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Title:
FILMS AND BAGS HAVING LOW-FORCE EXTENSION PATTERNS
Document Type and Number:
WIPO Patent Application WO/2019/094299
Kind Code:
A1
Abstract:
A thermoplastic film which exhibits elastic-like behavior along at least one axis when stretched or elongated and then released. The thermoplastic film comprises a plurality of raised rib-like elements extending in a direction perpendicular to a main surface of the thermoplastic film. The thermoplastic film further includes a plurality of web areas positioned about the plurality of raised rib-like elements. The plurality of raised rib-like elements and plurality of web areas are arranged in a complex pattern. The complex pattern provides visual and tactile cues as the films are stretched or elongated. The complex pattern can cause the thermoplastic film to have a low force extension.

Inventors:
TUCKER, Edward B. (7201 Adams Street, Willowbrook, IL, 60527, US)
DORSEY, Robert T. (7201 Adams Street, Willowbrook, IL, 60527, US)
BORCHARDT, Michael G. (7201 Adams Street, Willowbrook, IL, 60527, US)
ZHU, Ranyi (7201 Adams Street, Willowbrook, IL, 60527, US)
VIDOVIC, Jeljko (7201 Adams Street, Willowbrook, IL, 60527, US)
Application Number:
US2018/059008
Publication Date:
May 16, 2019
Filing Date:
November 02, 2018
Export Citation:
Click for automatic bibliography generation   Help
Assignee:
THE GLAD PRODUCTS COMPANY (1221 Broadway, Oakland, CA, 94612, US)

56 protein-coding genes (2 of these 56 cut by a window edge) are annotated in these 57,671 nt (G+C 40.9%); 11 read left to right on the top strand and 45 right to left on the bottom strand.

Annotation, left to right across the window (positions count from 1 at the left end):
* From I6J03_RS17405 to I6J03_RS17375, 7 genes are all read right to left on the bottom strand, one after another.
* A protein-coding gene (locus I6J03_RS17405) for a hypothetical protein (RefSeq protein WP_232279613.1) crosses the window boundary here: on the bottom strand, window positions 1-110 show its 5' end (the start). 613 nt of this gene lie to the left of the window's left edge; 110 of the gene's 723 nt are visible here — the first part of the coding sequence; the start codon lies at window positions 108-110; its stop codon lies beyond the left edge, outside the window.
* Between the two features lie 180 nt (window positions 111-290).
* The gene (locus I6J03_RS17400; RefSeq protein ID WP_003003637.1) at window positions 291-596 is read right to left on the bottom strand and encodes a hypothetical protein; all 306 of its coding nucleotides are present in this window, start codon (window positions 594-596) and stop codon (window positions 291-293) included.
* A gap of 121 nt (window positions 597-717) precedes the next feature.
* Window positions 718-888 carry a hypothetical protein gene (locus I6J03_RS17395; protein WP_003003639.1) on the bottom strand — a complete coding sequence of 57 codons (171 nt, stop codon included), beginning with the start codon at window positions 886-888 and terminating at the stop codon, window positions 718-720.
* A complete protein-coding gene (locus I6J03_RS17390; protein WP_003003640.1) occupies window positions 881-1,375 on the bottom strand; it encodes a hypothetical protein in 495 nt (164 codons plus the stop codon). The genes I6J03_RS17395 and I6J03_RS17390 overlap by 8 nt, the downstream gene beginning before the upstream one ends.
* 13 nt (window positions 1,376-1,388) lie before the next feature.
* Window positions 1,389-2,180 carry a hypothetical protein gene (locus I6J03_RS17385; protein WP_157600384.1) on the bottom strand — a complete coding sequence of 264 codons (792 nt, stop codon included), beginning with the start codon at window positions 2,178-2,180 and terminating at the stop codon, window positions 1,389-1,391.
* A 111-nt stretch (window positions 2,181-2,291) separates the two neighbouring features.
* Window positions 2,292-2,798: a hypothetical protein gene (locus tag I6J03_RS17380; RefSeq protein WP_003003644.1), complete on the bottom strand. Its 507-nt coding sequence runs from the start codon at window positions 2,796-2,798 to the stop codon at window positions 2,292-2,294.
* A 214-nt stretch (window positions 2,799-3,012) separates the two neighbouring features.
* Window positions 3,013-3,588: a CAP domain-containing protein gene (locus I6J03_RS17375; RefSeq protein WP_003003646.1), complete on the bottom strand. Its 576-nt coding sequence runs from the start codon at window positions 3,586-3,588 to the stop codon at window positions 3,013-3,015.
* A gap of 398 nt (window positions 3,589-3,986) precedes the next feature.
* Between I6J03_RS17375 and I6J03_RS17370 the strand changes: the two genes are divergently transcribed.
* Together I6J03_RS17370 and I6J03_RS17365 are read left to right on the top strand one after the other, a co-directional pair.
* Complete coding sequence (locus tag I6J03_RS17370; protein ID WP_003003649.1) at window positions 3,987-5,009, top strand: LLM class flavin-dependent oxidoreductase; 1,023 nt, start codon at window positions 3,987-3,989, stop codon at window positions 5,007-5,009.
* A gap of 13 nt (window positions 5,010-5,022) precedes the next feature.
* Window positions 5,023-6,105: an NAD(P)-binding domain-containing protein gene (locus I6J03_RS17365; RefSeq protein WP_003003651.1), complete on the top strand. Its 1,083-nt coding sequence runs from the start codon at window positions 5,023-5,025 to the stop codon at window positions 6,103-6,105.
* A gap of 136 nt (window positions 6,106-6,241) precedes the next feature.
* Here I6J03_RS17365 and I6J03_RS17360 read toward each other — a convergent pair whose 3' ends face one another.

International Classes:
B32B3/30; B29C55/18; B29D7/01; B31B70/00; B32B3/28
Attorney, Agent or Firm:
FEIX, Thomas C. et al. (The Glad Products Company, 1221 BroadwayOakland, CA, 94612, US)
Download PDF:
Claims:
CLAIMS

We claim:

1. A thermoplastic film with one or more strainable networks formed by a structural elastic like process, the thermoplastic film comprising:

a plurality of raised rib-like elements;

a plurality of land areas positioned about the plurality of raised rib-like elements, wherein the plurality of land areas extend in a first direction; and

wherein the plurality of raised rib-like elements and the plurality of land areas are sized and positioned such that, when subjected to the applied force in a direction parallel to the first direction, the thermoplastic film provides a low force extension.

2. The thermoplastic film as recited in claim 1, wherein the thermoplastic film consists of land areas extending in the first direction.

3. The thermoplastic film as recited in claim 1, further comprising a second plurality of land areas extending in a second direction, the second direction being non-parallel to the first direction.

4. The thermoplastic film as recited in claim 3, wherein at least fifty percent of the combined land areas of the first and second plurality of land areas extend in the first direction.